Learning to think in terms of apparent magnitude, the logarithmic scale of star brightness. Each step in magnitude is roughly 2.5 times brighter; 5 magnitude is exactly 100 times brighter.
Some rules of thumb for minimum magnitude visible, some info from here:
- Naked eye: 6.0 (or 7.0?)
- 10×50 Binoculars: 10.0 (if your sky is dark)
- 8″ Orion Dobsonian: 14.2
- 1: -2 to -1 (Sirius)
- 4: -1 to 0 (Canopus, Arcturus, Alpha Centauri / Rigel Kentaurus)
- 15: 0 to 1 (Vega, Rigel, Procyon, Betelgeuse, Achernar, …)
- 48: 1 to 2
- 171: 2 to 3
- 513: 3 to 4
- 1602: 5 to 6
- 4800: 6 to 7
I’m surprised there’s so few visible stars; under 5000. I thought classical wisdom was the stars were innumerable, infinite. But before telescopes there really were just 5000. I wonder if all of them were mapped and named by ancient astronomers, a complete catalog? Of course you have to correct for what part of the sky is visible, and that changes over time. Still 5000 is a small set of things, not “billions and billions”.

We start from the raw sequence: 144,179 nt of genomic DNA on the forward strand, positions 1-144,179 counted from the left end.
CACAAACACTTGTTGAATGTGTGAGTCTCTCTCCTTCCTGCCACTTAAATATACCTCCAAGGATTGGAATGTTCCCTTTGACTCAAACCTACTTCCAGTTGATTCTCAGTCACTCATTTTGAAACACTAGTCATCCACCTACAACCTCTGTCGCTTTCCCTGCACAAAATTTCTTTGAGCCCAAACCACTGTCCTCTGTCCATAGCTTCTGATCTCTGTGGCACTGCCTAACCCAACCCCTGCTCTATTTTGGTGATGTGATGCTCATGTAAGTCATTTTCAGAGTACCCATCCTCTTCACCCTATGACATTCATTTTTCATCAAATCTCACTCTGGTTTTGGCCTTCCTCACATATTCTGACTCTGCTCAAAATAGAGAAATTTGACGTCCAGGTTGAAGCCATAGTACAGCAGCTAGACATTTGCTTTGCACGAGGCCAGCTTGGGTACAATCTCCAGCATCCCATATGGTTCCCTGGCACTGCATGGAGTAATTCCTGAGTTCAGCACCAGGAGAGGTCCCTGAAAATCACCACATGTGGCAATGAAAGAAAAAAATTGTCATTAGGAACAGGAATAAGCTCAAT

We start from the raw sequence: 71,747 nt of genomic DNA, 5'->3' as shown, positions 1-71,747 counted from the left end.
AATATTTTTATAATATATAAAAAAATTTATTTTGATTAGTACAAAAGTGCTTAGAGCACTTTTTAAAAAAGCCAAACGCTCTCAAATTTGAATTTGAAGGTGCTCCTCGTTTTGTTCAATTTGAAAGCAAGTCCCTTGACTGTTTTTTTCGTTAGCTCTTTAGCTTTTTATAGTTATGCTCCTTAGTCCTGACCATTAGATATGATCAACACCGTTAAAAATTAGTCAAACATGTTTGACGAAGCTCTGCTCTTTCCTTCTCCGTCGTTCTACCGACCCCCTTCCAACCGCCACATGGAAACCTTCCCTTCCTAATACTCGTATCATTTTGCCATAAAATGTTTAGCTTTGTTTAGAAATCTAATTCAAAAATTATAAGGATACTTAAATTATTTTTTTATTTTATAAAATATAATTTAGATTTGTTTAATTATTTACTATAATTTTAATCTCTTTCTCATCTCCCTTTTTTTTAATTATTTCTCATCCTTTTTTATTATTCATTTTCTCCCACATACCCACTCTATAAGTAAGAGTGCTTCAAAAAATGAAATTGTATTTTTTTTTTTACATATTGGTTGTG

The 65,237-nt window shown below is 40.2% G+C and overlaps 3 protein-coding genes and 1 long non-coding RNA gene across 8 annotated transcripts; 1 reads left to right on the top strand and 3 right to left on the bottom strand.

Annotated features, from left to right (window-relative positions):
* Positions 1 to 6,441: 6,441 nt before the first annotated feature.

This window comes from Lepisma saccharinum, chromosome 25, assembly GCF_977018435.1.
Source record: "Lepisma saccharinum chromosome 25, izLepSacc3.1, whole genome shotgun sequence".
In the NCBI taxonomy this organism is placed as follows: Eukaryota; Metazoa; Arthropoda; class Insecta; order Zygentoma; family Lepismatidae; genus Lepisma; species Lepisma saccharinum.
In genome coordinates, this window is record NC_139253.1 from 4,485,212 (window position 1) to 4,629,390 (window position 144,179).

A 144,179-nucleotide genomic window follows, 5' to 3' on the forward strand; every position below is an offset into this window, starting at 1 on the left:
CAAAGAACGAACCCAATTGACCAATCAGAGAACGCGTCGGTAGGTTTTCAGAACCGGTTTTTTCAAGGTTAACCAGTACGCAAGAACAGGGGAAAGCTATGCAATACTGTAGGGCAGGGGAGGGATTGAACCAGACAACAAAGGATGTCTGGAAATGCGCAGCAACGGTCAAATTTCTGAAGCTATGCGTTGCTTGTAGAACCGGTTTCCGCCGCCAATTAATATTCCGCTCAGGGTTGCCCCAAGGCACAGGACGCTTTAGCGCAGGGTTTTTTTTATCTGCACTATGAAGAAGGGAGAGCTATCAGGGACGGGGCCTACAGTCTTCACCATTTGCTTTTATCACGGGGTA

Interesting how the Wikipedia and Atlas of the Universe lists of brightest stars differ. Some of it is for variable stars, maybe the rest is accounting for binaries or something? I should learn more about SIMBAD and other astro databases.
And brightest magnitudes of the planets:
- -2.45 to 5.73: Mercury
- -4.89 to -3.82: Venus
- -2.91 to 1.84: Mars
- -2.94 to -1.61: Jupiter
- -0.49 to 1.47: Saturn
- 5.32 to 5.95: Uranus
- 7.78 to 8.02: Neptune
- 13.65 to ??: Pluto (dammit)
I wonder if it’d be fun to list out the brightest stars and go learn where they all are. I guess when I’m done with that I’d know my constellations. I’d like to start with Capella; it’s an interesting pair of binary stars.
Another fun thing: 3C_273 is the brightest apparent quasar, at 12.9. Would make a fun target for the telescope.